in less than an inner was almost fifteen feet in diameter. In a fifteen foot diameter payload Bay and I remember the day before we were supposed to launch the first time going out to the payload chained to the to the pad. In sticking my fist in and my fist could just fit in between in the side of bubble, and the launch of these is the clearest lets the clearance between the circumference, the outer diameter of humble and a shuttle itself, and so Do you really a load of Ashur, Natsir and Steve Holly was, was the prime arm operator and it had been through all kinds of analysis. We had carried me no classified things before, and everything said this is gonna work. All you do is lifted out. So some even I train for that for about a year, but when we started lifting it out, when do you started first,
and I was reading after the attitude and imposition numbers and as its deep stop all of a sudden. The telescope was starting to twist in tilt. Which was not good, because there's not a lot of room. You know the twist untilled So we want to break it pointed out of the box ass. Finally, there when we began were turned into what was about to take about ten to fifteen minutes. We began what came about an hour long, arduous task of can constantly tweaking the joints on the arm Steve didn't I job just buy moving joint by joint to live tumbled out, but after the flight weeks later, when we heard that there was a problem, he and I just We cannot pondered because we didn't know whether we had bumped head costs. Thing until little carried a time. Yes, there was there was It will leave when someone use this term that I had never heard before. Spherical aberration collaboration,
so it was a design flaw. Design for production flaw, so we went ok so he's off. The hook something wrong with the mirror, but they deployed the telescope correctly. They did a hundred percent fabulous wonderful job. The problem is that it Billy years before a little washer, literally a little washer just half a millimeter. Thick had been put upside down in side measuring devices little little for amateur and they washer wasn't the same. This way is that way that's It's too mirrors wrong, and so Hubble mirror got polish perfectly smoothly: but to the wrong shape, which meant that we could never focus Hubble perfect land when they went through the first focusing test. What have I don't feel
like apron, had how do they feel they went from the most negative focus position to the most positive Focus position, as anyone would do when you try to focus on that, because you don't know if you can get a better focused, keep going to keep going illegal through the exact focus was back up what you far away this I'm trying to get to the temperature in the shower and you are always being scalded. There was not a damn thing you could do. You were always gonna be out of focus. It was horrible, this We didn't we tested on earth. We value the engineer bill nicer, professional engineer. Here we tested many aspects of Hubble. We did not to a complete end to end test, because there wasn't enough budgets what you can't test everything you can ever test everything. But you should
Brazil can test data is some wrong and to an somewhat too what features of your telescope you have well, we have some electronic soon we have similar maneuvering just now. A mirror yes murmured, so is it APOLLO? Thirteen moment fix this to my colleagues that space telescope get up the chief engineer, Jim Crocker, Hollingford colleague, astrophysicist and they propose the most elegant thing I ever heard: how long did it take him to do this? They based on this for a couple of months months, what they did was what they said was listen the beam. Converging at its supposed to convert to a little spot, perfect focus, but it doesnt quite get there, but If we could make the beam length a little bit longer, then in that extra pass that the beam would follow, it would converge. This is too microns or some well. What we're gonna do is we're going to take a little mirror and put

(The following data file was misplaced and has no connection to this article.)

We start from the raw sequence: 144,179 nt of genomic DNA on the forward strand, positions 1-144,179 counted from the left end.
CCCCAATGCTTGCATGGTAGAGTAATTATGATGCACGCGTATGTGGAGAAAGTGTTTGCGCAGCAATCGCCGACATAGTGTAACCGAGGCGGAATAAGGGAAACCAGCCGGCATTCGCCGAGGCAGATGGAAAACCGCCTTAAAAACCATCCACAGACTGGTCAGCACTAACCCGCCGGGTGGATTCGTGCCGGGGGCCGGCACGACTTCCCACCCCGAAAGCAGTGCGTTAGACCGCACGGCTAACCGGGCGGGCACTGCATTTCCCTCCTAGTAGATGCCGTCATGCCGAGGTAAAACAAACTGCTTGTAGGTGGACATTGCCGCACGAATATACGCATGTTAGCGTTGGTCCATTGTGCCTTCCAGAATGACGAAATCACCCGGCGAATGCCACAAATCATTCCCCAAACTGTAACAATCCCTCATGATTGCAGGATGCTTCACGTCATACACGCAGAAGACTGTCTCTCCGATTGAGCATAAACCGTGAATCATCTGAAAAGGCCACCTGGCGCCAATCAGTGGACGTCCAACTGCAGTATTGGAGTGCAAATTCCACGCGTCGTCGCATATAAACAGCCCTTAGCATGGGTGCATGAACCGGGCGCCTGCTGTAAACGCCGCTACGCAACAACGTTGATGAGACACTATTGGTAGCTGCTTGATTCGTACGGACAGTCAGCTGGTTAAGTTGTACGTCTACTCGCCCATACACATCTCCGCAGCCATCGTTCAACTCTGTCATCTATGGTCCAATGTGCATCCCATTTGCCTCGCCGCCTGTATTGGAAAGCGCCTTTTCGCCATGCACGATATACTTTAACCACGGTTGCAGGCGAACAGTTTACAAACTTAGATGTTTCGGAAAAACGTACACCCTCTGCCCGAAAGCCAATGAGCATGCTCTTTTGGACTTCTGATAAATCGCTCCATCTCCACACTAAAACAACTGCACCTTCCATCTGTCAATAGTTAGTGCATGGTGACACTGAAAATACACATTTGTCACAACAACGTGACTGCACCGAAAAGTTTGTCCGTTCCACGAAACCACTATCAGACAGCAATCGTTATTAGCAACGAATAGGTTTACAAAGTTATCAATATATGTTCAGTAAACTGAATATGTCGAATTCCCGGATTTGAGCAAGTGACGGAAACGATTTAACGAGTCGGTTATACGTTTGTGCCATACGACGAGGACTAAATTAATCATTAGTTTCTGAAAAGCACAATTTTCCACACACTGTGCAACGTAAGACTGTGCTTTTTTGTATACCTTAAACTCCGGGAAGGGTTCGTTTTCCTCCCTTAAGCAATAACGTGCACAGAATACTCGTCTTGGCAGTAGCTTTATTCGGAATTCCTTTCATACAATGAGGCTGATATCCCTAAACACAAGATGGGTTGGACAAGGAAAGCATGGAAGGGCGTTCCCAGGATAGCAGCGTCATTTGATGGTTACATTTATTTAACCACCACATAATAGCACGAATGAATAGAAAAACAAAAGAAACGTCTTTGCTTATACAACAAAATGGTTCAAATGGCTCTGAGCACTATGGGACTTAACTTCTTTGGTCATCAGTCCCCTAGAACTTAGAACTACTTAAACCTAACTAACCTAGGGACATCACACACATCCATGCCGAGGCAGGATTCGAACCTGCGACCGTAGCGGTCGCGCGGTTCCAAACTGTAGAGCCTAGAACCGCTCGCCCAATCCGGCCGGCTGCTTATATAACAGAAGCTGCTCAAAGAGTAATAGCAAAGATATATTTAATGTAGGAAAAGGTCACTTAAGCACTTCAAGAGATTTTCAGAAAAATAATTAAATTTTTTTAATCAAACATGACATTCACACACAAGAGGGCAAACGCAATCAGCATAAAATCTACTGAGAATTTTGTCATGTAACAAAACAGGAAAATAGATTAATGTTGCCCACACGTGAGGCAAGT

international mirror only the fight, a: U S quarter and we're gonna, stick it in the path of that kind, urging light and we're going to make that light bounce, going to redirect the light onto the camera, so these are corrective lenses, corrective mere mirror starts, and artificially so did it. Work went after fixed. Well, we take it up there the next shuttle mission at that time goes up there. The astronauts dock with the telescope grabbed the telescope, They deploy these little mirrors and we take that first picture and nobody's breathe every one in the room is turning blue. Is that picture comes down at it's perfect, Mitya was absolutely product. Suddenly you saw a tiny little points hundreds of new stars that had been blur by all the other bright stars popped into universe came into force.
Because if you were right, as you know, that was really has never been able to see and you put on your glasses and paying. You could see sharpest you're, going to wear out. It'll we're wrote in the sense that if we don't send astronauts to it and there are no plans and no hardware, no technology, the currently exists, because the shuttle programme, it's over, it's actually going to either fail. One of the key components is going to fail. Or it's going to re, enter the earth's atmosphere for five six years from now and burn. You enter the atmospheric, no matter. What at some point. Unless we do something boosted and there are no plans to anyone of plug it into the big toilet bowl of space, which is the Pacific Ocean. That's what's gonna a reminder that we are featuring my interview with the head of NASA General Charles Wolden and we'll find out what's next for NASA when starting